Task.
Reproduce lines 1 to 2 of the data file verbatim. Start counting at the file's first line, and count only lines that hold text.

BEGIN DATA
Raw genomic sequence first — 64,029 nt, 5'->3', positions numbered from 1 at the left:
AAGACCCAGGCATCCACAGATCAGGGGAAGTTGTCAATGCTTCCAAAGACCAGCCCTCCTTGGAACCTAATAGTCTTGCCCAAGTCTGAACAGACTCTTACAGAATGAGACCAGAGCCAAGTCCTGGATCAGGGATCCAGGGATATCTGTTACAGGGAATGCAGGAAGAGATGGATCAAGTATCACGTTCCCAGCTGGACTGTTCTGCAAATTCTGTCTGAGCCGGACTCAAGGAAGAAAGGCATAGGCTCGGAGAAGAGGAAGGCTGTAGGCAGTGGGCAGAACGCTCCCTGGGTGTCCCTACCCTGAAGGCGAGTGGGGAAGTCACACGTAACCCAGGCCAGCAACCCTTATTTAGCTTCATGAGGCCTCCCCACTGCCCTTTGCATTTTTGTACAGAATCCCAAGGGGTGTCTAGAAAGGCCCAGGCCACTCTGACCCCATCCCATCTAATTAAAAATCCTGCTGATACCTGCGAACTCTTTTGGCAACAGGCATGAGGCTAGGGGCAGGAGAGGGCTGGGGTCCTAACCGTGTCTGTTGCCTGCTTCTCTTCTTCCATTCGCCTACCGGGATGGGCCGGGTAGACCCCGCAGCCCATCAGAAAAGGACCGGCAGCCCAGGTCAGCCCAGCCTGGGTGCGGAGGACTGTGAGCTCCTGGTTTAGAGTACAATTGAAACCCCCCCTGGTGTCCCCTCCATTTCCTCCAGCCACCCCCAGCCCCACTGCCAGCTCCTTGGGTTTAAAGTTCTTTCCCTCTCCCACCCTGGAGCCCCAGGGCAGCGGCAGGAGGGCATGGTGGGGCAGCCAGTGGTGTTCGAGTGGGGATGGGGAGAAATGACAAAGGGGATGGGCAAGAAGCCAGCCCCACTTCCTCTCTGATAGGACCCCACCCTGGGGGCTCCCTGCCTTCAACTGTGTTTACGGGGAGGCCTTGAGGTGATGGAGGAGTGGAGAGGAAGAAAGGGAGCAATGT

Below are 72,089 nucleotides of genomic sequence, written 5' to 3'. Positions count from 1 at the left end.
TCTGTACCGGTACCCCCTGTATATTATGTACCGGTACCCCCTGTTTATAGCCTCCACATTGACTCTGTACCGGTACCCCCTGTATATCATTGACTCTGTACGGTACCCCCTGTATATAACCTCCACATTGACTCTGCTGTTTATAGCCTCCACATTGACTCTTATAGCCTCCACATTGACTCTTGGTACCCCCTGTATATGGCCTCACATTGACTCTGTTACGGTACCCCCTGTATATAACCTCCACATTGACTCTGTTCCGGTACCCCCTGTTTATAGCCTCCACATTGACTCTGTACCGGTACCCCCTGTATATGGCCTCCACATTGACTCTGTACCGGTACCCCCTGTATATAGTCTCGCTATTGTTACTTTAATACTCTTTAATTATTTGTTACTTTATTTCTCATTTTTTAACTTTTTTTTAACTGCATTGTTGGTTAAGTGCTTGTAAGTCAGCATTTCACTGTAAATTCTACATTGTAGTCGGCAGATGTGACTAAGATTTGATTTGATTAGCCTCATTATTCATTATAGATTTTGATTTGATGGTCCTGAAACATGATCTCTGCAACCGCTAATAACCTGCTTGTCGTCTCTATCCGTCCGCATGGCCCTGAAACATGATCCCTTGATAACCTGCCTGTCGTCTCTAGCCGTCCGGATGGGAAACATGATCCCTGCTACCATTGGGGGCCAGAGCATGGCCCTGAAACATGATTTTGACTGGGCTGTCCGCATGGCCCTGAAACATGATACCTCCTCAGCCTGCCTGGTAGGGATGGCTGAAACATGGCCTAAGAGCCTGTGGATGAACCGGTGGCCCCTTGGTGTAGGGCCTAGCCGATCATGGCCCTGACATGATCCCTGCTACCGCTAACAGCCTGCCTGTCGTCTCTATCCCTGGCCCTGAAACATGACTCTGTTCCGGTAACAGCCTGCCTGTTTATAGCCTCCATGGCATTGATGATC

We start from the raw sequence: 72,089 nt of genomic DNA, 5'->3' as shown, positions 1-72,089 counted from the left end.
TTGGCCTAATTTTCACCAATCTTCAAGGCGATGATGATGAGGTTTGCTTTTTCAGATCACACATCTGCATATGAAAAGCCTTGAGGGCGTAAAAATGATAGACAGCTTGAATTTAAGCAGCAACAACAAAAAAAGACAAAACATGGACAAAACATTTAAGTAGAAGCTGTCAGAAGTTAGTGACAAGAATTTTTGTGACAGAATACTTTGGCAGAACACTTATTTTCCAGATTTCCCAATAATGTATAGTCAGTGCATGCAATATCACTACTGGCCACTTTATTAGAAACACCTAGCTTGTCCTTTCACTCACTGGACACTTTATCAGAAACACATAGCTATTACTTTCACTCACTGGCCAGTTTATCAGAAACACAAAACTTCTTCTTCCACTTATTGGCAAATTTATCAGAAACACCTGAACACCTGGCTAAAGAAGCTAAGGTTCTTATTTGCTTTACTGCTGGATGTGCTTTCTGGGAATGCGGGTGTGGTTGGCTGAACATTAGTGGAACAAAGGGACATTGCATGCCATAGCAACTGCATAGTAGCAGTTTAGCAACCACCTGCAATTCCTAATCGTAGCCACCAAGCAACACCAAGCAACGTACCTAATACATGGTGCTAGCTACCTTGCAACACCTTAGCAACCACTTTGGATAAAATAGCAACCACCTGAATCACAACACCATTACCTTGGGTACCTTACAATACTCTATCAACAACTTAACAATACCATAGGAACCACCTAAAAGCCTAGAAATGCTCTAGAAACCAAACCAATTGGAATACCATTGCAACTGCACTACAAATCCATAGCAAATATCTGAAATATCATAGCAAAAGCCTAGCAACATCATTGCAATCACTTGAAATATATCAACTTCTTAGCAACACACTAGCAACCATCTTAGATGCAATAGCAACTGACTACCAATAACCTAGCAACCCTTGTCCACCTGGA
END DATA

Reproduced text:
Raw genomic sequence first — 64,029 nt, 5'->3', positions numbered from 1 at the left:
AAGACCCAGGCATCCACAGATCAGGGGAAGTTGTCAATGCTTCCAAAGACCAGCCCTCCTTGGAACCTAATAGTCTTGCCCAAGTCTGAACAGACTCTTACAGAATGAGACCAGAGCCAAGTCCTGGATCAGGGATCCAGGGATATCTGTTACAGGGAATGCAGGAAGAGATGGATCAAGTATCACGTTCCCAGCTGGACTGTTCTGCAAATTCTGTCTGAGCCGGACTCAAGGAAGAAAGGCATAGGCTCGGAGAAGAGGAAGGCTGTAGGCAGTGGGCAGAACGCTCCCTGGGTGTCCCTACCCTGAAGGCGAGTGGGGAAGTCACACGTAACCCAGGCCAGCAACCCTTATTTAGCTTCATGAGGCCTCCCCACTGCCCTTTGCATTTTTGTACAGAATCCCAAGGGGTGTCTAGAAAGGCCCAGGCCACTCTGACCCCATCCCATCTAATTAAAAATCCTGCTGATACCTGCGAACTCTTTTGGCAACAGGCATGAGGCTAGGGGCAGGAGAGGGCTGGGGTCCTAACCGTGTCTGTTGCCTGCTTCTCTTCTTCCATTCGCCTACCGGGATGGGCCGGGTAGACCCCGCAGCCCATCAGAAAAGGACCGGCAGCCCAGGTCAGCCCAGCCTGGGTGCGGAGGACTGTGAGCTCCTGGTTTAGAGTACAATTGAAACCCCCCCTGGTGTCCCCTCCATTTCCTCCAGCCACCCCCAGCCCCACTGCCAGCTCCTTGGGTTTAAAGTTCTTTCCCTCTCCCACCCTGGAGCCCCAGGGCAGCGGCAGGAGGGCATGGTGGGGCAGCCAGTGGTGTTCGAGTGGGGATGGGGAGAAATGACAAAGGGGATGGGCAAGAAGCCAGCCCCACTTCCTCTCTGATAGGACCCCACCCTGGGGGCTCCCTGCCTTCAACTGTGTTTACGGGGAGGCCTTGAGGTGATGGAGGAGTGGAGAGGAAGAAAGGGAGCAATGT